English field hosts a world of arts

1st August 1997 at 01:00
Sunday, late afternoon, and peacock-plumed creatures wave kaleidoscopic pennants, kites and totems amid the stilt-walkers, wicker and papier mache creatures. Banners celebrate 50 years of Indian independence to the sound of batteries of Bhangra and Brazilian drummers.

Welcome to Reading and to WOMAD - the World Of Music Arts and Dance - and the moment when, surrounded by music from Mali and Madagascar, Columbia and Cuba, children get the chance to take centre stage.

If WOMAD's brief is to bring the world's people together and spread the word of the inspirational music produced in the farthest corners of the globe, then it has made a mission of getting them young.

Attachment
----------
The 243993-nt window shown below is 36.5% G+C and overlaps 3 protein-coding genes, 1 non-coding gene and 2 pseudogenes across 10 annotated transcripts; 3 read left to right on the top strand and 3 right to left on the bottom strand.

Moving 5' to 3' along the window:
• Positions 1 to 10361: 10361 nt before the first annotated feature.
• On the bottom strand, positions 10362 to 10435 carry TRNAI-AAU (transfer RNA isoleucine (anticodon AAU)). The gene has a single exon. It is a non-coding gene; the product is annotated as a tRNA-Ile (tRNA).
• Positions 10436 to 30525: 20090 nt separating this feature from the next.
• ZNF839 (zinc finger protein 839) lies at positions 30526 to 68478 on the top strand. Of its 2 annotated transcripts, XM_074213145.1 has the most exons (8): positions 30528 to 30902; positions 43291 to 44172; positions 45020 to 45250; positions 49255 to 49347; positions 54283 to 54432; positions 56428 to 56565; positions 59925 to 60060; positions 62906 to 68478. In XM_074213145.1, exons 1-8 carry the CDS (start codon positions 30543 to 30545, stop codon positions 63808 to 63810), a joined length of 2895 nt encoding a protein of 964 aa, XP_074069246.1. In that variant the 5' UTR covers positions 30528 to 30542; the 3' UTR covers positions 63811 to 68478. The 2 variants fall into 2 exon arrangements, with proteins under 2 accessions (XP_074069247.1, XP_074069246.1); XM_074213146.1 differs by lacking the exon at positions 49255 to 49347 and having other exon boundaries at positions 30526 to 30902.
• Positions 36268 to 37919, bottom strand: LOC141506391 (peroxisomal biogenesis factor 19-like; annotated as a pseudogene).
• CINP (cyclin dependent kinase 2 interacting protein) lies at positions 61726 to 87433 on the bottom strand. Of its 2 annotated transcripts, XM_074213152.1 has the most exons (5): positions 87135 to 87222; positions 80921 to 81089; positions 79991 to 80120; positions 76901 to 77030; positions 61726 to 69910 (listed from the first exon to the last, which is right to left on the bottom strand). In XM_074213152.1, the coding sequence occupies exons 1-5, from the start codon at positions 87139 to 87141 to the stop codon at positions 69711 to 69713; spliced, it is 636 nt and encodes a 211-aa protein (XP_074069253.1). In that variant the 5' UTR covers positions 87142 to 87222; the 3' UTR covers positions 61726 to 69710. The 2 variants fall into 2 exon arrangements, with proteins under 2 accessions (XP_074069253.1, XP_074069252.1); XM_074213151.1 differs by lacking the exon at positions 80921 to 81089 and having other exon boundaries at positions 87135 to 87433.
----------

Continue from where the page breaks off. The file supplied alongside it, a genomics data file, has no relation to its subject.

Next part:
Perhaps more than any other festival, WOMAD is a family affair, and has been since Peter Gabriel began it in 1982 in a field in Shepton Mallet.

The Reading showcase is long since established as a fixture on the festival calendar, but the rest of the year sees WOMAD as record label, recording studio, organiser of events around the world - and as educational foundation.

Among other activities, it takes the multicultural world of music, art and dance into schools with a programme of visiting musicians and other events.

The Reading festival is not without its subtle education too, with a range of children's workshops in music, banner-making, costume-making and building those huge animals.

Story sessions, an ever-expanding wicker maze and a jungle of improvised musical instruments add to the fun - the conventional funfair next door looks decidedly dull in comparison - but the parade is the thing.

"A contextualised introduction to different music and art forms from around the world," is how foundation co-ordinator and children's tent organiser Mandy Macfarlane puts it. Or, less formally: "We get them interested and excited first, get them really sparked and everything else follows."

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